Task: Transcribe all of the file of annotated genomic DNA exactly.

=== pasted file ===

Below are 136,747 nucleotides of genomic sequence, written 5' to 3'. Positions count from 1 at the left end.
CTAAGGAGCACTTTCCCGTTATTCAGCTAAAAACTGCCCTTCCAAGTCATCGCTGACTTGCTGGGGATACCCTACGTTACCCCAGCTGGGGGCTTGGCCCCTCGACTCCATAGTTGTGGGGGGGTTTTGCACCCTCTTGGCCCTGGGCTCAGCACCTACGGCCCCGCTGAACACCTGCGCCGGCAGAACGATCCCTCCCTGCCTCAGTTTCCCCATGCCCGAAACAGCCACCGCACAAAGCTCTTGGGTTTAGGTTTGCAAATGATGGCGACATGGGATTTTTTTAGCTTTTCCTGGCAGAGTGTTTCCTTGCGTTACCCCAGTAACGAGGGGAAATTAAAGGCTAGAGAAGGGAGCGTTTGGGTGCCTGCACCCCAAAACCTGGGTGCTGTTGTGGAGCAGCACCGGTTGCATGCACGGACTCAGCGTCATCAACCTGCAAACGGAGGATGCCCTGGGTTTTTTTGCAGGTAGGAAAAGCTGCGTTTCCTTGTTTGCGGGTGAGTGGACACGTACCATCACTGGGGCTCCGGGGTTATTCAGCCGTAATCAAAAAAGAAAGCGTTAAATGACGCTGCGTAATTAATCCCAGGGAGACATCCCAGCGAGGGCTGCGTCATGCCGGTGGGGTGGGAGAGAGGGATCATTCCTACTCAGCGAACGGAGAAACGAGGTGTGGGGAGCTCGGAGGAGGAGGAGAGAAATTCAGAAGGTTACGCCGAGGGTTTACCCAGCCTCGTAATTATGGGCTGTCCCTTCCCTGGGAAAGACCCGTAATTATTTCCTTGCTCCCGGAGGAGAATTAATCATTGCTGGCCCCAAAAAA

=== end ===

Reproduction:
Below are 136,747 nucleotides of genomic sequence, written 5' to 3'. Positions count from 1 at the left end.
CTAAGGAGCACTTTCCCGTTATTCAGCTAAAAACTGCCCTTCCAAGTCATCGCTGACTTGCTGGGGATACCCTACGTTACCCCAGCTGGGGGCTTGGCCCCTCGACTCCATAGTTGTGGGGGGGTTTTGCACCCTCTTGGCCCTGGGCTCAGCACCTACGGCCCCGCTGAACACCTGCGCCGGCAGAACGATCCCTCCCTGCCTCAGTTTCCCCATGCCCGAAACAGCCACCGCACAAAGCTCTTGGGTTTAGGTTTGCAAATGATGGCGACATGGGATTTTTTTAGCTTTTCCTGGCAGAGTGTTTCCTTGCGTTACCCCAGTAACGAGGGGAAATTAAAGGCTAGAGAAGGGAGCGTTTGGGTGCCTGCACCCCAAAACCTGGGTGCTGTTGTGGAGCAGCACCGGTTGCATGCACGGACTCAGCGTCATCAACCTGCAAACGGAGGATGCCCTGGGTTTTTTTGCAGGTAGGAAAAGCTGCGTTTCCTTGTTTGCGGGTGAGTGGACACGTACCATCACTGGGGCTCCGGGGTTATTCAGCCGTAATCAAAAAAGAAAGCGTTAAATGACGCTGCGTAATTAATCCCAGGGAGACATCCCAGCGAGGGCTGCGTCATGCCGGTGGGGTGGGAGAGAGGGATCATTCCTACTCAGCGAACGGAGAAACGAGGTGTGGGGAGCTCGGAGGAGGAGGAGAGAAATTCAGAAGGTTACGCCGAGGGTTTACCCAGCCTCGTAATTATGGGCTGTCCCTTCCCTGGGAAAGACCCGTAATTATTTCCTTGCTCCCGGAGGAGAATTAATCATTGCTGGCCCCAAAAAA